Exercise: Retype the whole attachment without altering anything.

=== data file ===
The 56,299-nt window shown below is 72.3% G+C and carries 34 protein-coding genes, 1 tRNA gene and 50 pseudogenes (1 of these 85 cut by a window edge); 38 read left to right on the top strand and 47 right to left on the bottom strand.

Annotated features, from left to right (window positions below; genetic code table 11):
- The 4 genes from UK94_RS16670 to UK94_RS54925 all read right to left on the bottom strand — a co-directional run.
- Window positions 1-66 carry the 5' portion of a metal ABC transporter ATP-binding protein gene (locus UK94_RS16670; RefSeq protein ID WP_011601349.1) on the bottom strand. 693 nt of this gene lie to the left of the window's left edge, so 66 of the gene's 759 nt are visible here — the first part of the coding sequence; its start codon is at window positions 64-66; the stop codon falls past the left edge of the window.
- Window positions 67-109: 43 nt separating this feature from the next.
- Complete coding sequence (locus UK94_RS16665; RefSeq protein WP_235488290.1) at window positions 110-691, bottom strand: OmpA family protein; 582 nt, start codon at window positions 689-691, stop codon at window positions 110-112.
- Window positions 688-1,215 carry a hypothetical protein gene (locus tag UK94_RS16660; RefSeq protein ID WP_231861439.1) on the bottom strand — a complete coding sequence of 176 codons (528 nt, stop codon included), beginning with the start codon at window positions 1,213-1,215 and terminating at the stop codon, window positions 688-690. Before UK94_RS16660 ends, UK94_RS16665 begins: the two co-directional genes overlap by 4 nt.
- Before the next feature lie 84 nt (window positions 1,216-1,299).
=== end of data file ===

The 56,299-nt window shown below is 72.3% G+C and carries 34 protein-coding genes, 1 tRNA gene and 50 pseudogenes (1 of these 85 cut by a window edge); 38 read left to right on the top strand and 47 right to left on the bottom strand.

Annotated features, from left to right (window positions below; genetic code table 11):
- The 4 genes from UK94_RS16670 to UK94_RS54925 all read right to left on the bottom strand — a co-directional run.
- Window positions 1-66 carry the 5' portion of a metal ABC transporter ATP-binding protein gene (locus UK94_RS16670; RefSeq protein ID WP_011601349.1) on the bottom strand. 693 nt of this gene lie to the left of the window's left edge, so 66 of the gene's 759 nt are visible here — the first part of the coding sequence; its start codon is at window positions 64-66; the stop codon falls past the left edge of the window.
- Window positions 67-109: 43 nt separating this feature from the next.
- Complete coding sequence (locus UK94_RS16665; RefSeq protein WP_235488290.1) at window positions 110-691, bottom strand: OmpA family protein; 582 nt, start codon at window positions 689-691, stop codon at window positions 110-112.
- Window positions 688-1,215 carry a hypothetical protein gene (locus tag UK94_RS16660; RefSeq protein ID WP_231861439.1) on the bottom strand — a complete coding sequence of 176 codons (528 nt, stop codon included), beginning with the start codon at window positions 1,213-1,215 and terminating at the stop codon, window positions 688-690. Before UK94_RS16660 ends, UK94_RS16665 begins: the two co-directional genes overlap by 4 nt.
- Before the next feature lie 84 nt (window positions 1,216-1,299).